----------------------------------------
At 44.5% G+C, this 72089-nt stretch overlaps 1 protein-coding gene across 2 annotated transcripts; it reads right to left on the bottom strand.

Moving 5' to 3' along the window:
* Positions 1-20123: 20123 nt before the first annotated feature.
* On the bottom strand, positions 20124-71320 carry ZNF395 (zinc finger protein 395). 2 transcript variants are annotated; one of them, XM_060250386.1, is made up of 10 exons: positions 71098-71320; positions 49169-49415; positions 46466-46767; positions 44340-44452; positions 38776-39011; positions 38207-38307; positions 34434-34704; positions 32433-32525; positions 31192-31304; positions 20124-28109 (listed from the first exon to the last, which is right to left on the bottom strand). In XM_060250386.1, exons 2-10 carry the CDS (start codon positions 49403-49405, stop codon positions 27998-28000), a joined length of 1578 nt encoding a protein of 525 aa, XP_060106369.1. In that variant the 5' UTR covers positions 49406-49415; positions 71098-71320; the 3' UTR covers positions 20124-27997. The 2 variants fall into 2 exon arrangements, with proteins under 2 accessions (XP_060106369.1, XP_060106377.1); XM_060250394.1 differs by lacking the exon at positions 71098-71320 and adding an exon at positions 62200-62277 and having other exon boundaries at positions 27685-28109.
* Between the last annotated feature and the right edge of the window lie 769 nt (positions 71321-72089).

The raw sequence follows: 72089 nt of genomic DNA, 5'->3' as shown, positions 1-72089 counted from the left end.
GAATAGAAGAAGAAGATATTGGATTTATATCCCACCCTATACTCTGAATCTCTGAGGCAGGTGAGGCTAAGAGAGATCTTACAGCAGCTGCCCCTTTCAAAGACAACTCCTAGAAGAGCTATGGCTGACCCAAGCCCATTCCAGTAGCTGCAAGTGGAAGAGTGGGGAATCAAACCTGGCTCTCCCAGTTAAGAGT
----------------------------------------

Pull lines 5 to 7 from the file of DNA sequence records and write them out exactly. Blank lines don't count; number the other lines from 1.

* Between the last annotated feature and the right edge of the window lie 769 nt (positions 71321-72089).

The raw sequence follows: 72089 nt of genomic DNA, 5'->3' as shown, positions 1-72089 counted from the left end.
GAATAGAAGAAGAAGATATTGGATTTATATCCCACCCTATACTCTGAATCTCTGAGGCAGGTGAGGCTAAGAGAGATCTTACAGCAGCTGCCCCTTTCAAAGACAACTCCTAGAAGAGCTATGGCTGACCCAAGCCCATTCCAGTAGCTGCAAGTGGAAGAGTGGGGAATCAAACCTGGCTCTCCCAGTTAAGAGT